"March Madness"

April 14, 2009 (Networkworld) For the past several years, we've followed the impact of "March Madness" on corporate bandwidth consumption with interest and, from time to time, a bit of bemusement. Particularly as the first two rounds of the NCAA tourney approaches, the thoughts of corporate networking managers seem to turn to whether employees watching basketball at their desktops will have a significant adverse impact on their network's performance.

This was highlighted a couple of weeks ago when we received a copy of a corporate memo that stated, in part:

“The purpose of this communication is to remind all employees of our standards of conduct regarding usage of company systems and technical resources.

“We are all aware of the intensity of interest in ‘March Madness’ and the fact that today’s technology allows individuals to view the NCAA basketball playoffs live via streaming audio and video. However, usage of these services to view games during working hours can result in a substantial degradation of network services which can negatively impact critical Company business functions. Therefore, we ask that you refrain from using company systems to access streaming audio and video that are not business related to help ensure there are no negative impacts on our business functions.”

Well, why do you think the NCAA/CBS software included a “boss button” anyhow?

Our reaction is that this type of memo is borderline ridiculous. There are so many simple ways to solve the problem. Regular readers of this column know that there are many, many application delivery tools that could solve this problem. Or, even more simply, why not just block access to NCAA.com and CBS.com? (Should CBS.com normally be available because employees are allowed to catch up on “Survivor” during their lunch hour?)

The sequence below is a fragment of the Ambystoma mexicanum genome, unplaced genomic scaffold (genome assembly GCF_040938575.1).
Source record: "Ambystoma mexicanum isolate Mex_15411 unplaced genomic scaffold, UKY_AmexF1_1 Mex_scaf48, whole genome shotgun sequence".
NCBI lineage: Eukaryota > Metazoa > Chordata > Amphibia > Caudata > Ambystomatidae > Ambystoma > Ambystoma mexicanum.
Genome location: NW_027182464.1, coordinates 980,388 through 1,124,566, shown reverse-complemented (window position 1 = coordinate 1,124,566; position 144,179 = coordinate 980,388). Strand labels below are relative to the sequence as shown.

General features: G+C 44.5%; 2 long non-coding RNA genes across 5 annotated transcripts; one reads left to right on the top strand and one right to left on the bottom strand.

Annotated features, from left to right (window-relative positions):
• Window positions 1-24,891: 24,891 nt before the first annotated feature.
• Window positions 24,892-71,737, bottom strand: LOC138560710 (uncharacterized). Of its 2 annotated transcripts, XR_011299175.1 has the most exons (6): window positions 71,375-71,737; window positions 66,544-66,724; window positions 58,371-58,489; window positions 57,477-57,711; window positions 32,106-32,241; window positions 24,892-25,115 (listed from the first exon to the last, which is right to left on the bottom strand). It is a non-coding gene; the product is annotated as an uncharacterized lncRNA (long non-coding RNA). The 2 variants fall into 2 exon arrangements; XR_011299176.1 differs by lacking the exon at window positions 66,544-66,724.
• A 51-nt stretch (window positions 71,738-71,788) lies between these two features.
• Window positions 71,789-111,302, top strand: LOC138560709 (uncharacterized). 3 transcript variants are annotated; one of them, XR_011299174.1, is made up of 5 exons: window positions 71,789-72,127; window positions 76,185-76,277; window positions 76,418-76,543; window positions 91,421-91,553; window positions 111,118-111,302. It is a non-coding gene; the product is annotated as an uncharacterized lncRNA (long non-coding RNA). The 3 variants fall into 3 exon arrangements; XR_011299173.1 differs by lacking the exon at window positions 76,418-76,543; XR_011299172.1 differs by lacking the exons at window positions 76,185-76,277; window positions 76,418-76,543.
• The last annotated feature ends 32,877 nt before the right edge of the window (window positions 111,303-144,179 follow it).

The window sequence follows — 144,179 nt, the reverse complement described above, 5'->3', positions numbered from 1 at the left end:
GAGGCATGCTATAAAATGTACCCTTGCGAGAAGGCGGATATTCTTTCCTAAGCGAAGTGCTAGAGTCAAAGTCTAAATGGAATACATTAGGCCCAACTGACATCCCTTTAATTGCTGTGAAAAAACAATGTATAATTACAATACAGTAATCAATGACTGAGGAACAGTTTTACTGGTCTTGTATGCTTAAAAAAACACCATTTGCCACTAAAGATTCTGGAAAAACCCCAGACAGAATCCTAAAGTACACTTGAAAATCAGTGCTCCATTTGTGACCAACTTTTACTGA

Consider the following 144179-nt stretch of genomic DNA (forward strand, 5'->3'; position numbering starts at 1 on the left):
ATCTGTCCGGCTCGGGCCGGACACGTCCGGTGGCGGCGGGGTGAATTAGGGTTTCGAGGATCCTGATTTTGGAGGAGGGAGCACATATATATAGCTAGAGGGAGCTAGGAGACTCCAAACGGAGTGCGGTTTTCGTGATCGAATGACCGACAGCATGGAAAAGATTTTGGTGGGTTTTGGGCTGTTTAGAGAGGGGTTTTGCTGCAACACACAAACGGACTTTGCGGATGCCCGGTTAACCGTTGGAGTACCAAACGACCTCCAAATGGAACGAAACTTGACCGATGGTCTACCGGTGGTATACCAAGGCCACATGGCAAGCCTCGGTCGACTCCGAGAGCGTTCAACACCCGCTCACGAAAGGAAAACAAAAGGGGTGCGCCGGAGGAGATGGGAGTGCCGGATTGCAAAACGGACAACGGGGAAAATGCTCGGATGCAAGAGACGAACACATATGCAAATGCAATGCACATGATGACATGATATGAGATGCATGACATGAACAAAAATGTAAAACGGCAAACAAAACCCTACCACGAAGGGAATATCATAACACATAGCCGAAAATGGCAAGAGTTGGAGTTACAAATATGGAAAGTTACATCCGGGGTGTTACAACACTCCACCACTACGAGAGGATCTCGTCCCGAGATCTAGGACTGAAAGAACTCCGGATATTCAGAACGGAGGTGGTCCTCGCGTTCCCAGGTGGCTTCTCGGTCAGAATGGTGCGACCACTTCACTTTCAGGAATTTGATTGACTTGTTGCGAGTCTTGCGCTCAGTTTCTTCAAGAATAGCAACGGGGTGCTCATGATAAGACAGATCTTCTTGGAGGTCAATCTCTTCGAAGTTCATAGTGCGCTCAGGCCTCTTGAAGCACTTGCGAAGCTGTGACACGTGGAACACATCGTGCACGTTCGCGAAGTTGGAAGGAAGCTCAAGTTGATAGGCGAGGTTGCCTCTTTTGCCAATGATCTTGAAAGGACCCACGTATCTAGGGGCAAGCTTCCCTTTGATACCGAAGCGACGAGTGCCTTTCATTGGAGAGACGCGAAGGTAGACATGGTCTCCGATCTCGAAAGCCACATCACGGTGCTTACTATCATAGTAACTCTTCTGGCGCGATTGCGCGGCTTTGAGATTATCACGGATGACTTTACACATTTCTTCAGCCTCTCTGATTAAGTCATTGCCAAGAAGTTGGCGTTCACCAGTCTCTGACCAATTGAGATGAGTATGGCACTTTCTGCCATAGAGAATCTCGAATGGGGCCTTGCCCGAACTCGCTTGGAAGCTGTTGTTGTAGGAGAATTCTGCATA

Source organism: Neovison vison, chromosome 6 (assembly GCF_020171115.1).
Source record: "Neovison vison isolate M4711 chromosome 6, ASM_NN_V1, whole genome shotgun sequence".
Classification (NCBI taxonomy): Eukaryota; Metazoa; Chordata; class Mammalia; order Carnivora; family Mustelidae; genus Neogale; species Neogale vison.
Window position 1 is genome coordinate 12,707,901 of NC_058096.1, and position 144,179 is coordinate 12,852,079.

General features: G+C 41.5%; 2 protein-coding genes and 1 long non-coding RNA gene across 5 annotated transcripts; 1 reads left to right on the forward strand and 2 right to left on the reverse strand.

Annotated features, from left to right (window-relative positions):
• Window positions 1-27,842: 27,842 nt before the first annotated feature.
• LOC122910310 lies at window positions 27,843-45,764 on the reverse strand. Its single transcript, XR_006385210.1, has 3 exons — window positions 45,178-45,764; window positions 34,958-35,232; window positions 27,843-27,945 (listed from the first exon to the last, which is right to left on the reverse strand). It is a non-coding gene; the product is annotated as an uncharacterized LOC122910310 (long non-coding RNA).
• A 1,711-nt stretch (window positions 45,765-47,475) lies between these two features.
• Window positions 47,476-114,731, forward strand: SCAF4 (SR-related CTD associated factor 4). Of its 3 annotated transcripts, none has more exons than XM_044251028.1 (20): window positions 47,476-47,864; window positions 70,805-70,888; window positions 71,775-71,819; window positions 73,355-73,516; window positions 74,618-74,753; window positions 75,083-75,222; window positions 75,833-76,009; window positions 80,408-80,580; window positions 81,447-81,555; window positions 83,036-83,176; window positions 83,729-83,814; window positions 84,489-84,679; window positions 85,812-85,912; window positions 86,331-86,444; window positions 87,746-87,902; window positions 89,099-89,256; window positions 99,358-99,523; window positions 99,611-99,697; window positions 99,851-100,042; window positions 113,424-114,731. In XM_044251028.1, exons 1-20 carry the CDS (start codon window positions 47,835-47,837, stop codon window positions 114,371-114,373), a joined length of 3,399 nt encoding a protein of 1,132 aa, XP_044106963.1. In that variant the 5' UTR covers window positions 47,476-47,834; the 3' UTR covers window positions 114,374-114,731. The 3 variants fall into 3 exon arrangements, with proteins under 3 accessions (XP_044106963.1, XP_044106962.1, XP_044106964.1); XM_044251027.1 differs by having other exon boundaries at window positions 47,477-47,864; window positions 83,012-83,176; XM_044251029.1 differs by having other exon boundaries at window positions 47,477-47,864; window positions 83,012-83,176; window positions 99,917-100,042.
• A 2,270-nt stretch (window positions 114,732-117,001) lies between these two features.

Or if this is a real problem, why not set up one computer in a conference room, tune it in to the game of local interest, and let employees drop by.

Seriously, this brings a major issue. The first step in controlling network usage has to be the development of a reasonable “acceptable use” policy, and this has to be clearly communicated. And totally banning sites such as “YouTube” is not a reasonable policy. There’s a lot of entertaining fluff on YouTube. But there’s also a wealth of first-rate technology training. Similarly, there’s the question of the extent to which people are entertaining themselves instead of doing their jobs.

Therefore, corporate and IT management must work together to make a "best effort" to deploy management functionalities then make a best effort to enforce those policies. This starts with IT and corporate management working together to determine where threats and/or severe technical degradation are real vs. imagined. It all comes down to common sense, a factor that seems to be sadly lacking in many network infrastructures today.

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